According to the World Health Organization, the number of people aged 60 years and over will reach nearly 2.1 billion by 2050, up from 900 million today.
Here in Hong Kong, the number of people aged 65 or older will reach 2.58 million by 2064, equivalent to more than a third of the city’s current population. Hong Kong currently has the highest life expectancy worldwide – 84.3 years – something that should be celebrated and reflects its impressive healthcare system.
However, older people tend to be heavier users of healthcare services and the challenge is how to enable them to live independent active lives, within the means of the taxpayer and their extended families.
To help solve this, the Hong Kong government has earmarked HK$1 billion to procure, rent and trial new technology products that promise to improve the lives of elderly people.
Technological advancements can be used to help meet this growing need, as well as improving the reach, impact and efficiency of healthcare services in general.
The United Kingdom, which faces similar challenges to Hong Kong, has committed nearly HK$14 billion of government funds to invest in healthcare innovation and develop technologies that help people live independently for longer.
While the immediate objective is to help address the need in the UK, the secondary intention is to develop services that can be applied worldwide.
Community health is under particular strain. The elderly use General Practitioner (GP) services more than other age groups. As this population grows, so does demand, putting strain on finite resources and creating the need for a different approach.
Babylon Health, a UK-based company, uses technology to provide initial medical advice remotely through the “GP at hand” team. This reduces the load on healthcare professionals by using artificial intelligence (AI) to deliver personalized health assessments, treatment advice and 24/7 virtual medical appointments.
Users receive medical advice by chatting with AI robots, and the algorithm accurately diagnoses 80 percent of common diseases. However, if it is unable to diagnose, or patients require more information, they can request a consultation with a doctor remotely or in person.
Similarly, in Hong Kong, “Doctor Now” provides a fully-integrated medical concierge solution to patients through a single easy-to-use online platform. Doctors are linked up with patients by email, phone, and webcam. They’re also able to consult with each other – sometimes to make split-second decisions on heart attacks and strokes.
Care for long-term conditions
Post-diagnosis, technology is now being used to manage chronic and debilitating conditions. In the United States, Verily, part of Google parent Alphabet Inc., has developed smart Liftware Level handles that can be attached to simple cooking or eating utensils and continually adjust their levels to help sufferers from Parkinson’s, cerebral palsy, spinal cord injury, Huntington’s disease or post-stroke deficits.
Another system, developed in the UK by Oxford University’s Institute of Biomedical Engineering and Drayson Technologies, allows patients suffering from chronic obstructive pulmonary disease (COPD) to monitor their heart rate and blood oxygen saturation from home, which is more cost-effective than hospital admission.
The system uses AI technology which learns the patients’ specific normal range, and then alerts clinicians when the measurements fall below it, allowing patients to remain at home knowing their condition is being continually monitored.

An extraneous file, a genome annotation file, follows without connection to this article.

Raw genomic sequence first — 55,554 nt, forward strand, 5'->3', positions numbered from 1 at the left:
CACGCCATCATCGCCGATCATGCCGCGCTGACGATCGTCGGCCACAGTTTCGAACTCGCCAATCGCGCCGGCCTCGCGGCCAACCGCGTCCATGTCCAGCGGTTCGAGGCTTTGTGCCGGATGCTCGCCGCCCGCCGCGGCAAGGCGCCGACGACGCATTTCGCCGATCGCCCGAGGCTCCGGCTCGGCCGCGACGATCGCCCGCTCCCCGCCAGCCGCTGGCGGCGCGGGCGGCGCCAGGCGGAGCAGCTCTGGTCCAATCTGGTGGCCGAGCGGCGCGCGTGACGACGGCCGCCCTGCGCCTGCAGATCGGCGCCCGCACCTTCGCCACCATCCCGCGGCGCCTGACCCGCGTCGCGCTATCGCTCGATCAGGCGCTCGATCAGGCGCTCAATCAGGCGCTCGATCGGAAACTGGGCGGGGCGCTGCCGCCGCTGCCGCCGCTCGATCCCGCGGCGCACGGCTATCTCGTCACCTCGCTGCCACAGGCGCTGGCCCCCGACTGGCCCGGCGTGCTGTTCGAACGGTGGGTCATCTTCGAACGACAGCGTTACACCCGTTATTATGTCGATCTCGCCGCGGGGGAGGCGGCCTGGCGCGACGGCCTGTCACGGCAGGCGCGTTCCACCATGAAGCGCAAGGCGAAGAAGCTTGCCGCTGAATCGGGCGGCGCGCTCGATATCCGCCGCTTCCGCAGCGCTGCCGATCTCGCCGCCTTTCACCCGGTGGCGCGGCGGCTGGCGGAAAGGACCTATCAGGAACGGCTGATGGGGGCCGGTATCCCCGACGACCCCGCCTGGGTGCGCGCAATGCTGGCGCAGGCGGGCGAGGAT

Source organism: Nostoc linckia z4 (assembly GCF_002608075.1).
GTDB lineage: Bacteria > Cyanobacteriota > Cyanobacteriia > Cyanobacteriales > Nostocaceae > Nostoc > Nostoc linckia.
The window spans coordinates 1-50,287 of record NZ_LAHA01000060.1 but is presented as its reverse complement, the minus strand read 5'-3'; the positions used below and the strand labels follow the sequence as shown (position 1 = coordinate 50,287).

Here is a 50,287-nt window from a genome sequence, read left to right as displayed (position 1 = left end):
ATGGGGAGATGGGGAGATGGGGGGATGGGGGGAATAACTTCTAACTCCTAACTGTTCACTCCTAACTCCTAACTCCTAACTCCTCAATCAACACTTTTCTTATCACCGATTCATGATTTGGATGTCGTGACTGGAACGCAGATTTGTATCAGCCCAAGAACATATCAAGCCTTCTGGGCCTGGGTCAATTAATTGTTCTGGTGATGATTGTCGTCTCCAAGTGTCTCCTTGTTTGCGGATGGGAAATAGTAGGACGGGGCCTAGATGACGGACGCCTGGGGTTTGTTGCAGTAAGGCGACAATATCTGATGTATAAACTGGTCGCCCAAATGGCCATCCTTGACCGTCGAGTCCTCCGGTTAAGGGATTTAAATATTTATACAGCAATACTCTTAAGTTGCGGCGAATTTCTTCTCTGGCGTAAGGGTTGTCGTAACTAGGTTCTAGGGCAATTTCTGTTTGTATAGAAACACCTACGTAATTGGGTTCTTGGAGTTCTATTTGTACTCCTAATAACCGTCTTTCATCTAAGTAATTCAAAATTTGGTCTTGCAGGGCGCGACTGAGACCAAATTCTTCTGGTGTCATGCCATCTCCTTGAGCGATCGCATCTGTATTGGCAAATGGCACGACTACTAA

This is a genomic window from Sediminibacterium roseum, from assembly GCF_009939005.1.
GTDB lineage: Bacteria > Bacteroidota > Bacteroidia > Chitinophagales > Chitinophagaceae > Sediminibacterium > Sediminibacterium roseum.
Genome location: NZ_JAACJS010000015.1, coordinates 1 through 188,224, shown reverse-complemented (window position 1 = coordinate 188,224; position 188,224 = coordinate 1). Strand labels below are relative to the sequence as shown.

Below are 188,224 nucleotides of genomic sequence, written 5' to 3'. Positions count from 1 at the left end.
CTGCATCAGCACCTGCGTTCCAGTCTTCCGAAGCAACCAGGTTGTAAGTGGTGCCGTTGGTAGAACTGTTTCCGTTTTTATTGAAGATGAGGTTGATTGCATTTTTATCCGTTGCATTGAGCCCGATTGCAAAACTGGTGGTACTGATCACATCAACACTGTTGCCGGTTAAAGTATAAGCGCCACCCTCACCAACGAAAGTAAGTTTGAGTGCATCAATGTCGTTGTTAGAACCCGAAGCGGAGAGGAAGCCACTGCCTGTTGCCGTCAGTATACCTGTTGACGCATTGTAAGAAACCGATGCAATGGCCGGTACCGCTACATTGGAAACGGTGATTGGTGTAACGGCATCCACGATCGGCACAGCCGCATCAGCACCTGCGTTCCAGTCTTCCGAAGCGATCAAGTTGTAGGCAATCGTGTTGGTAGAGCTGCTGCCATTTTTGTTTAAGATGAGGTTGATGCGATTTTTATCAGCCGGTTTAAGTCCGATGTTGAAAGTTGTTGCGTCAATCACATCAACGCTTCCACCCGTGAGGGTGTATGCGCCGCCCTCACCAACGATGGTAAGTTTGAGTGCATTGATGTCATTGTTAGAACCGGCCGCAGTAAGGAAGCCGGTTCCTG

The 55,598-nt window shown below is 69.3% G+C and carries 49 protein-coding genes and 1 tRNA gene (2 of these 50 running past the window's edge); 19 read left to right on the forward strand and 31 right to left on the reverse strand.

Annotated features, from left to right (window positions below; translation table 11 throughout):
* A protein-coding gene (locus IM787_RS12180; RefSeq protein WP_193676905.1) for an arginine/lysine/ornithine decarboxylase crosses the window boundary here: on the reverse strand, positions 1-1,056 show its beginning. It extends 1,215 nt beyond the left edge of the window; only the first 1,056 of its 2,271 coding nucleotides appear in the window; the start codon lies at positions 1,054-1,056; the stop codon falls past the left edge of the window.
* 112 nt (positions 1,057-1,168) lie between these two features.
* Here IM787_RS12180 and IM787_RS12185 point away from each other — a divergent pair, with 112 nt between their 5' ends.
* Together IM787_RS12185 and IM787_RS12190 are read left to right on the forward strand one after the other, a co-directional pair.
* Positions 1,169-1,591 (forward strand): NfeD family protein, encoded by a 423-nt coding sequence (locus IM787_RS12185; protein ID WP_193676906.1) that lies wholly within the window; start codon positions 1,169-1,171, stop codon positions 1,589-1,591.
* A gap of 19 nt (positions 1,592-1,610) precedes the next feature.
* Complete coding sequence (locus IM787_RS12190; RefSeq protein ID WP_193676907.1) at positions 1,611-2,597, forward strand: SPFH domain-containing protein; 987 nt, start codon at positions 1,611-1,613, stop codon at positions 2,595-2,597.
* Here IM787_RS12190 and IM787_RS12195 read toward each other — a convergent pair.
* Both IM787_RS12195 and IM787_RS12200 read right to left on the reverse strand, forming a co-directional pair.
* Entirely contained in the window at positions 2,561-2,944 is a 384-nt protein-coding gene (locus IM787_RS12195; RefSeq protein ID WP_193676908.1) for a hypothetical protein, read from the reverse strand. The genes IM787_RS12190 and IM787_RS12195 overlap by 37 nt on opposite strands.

Hospitals at the cutting edge
Within hospitals and clinics in Hong Kong, we are also seeing profound changes thanks to digital technology. Hospitals are using smart chips, radio-frequency identification (RFID) tags, and location services to improve communications, flow of patients, staff rostering, equipment usage and supplies logistics.
AI offers the capability to leverage the vast amounts of data collected in the hospital environment to diagnose diseases in their early stage. The British National Health Service (NHS) has begun to use AI extensively, most notably by using big data analysis to analyze individual patient data as well as anonymized patient datasets to assist in early diagnosis of chronic diseases.
It is expected that these services, and new AI applications, will help save 50,000 lives in the UK alone over the next 15 years.
Loneliness is another severe problem for elderly people who become immobile. Companies are working hard to solve their social isolation while monitoring their health using AI. Consequential Robotics, a British start-up, has designed and produced a companion robot dog call MiRo. MiRo comes with sensors enabling it to react to touch. For example, petting MiRo will cause the dog to shake its tail and show expressions of happiness. More importantly, MiRo has the ability to monitor the physical condition of the patient, remind them to take medication at the scheduled time and summon help when needed.
International collaboration is key
Looking after a growing older population is a challenge for governments worldwide but technology and international collaboration present many opportunities to improve the quality of life for the elderly more cost-effectively. It also presents a huge business opportunity. According to consulting firm Frost & Sullivan, the value of medical artificial intelligence market alone will exceed US$1.7 billion this year.
Hong Kong is renowned worldwide for the quality of its medical professionals, as well as being a place where innovative businesses can grow and thrive. By combining the city’s expertise with the innovation that is being developed worldwide, including the UK, there is an opportunity for Hong Kong to support elderly citizens in the way they deserve while also becoming the eHealth innovation hub for Asia.
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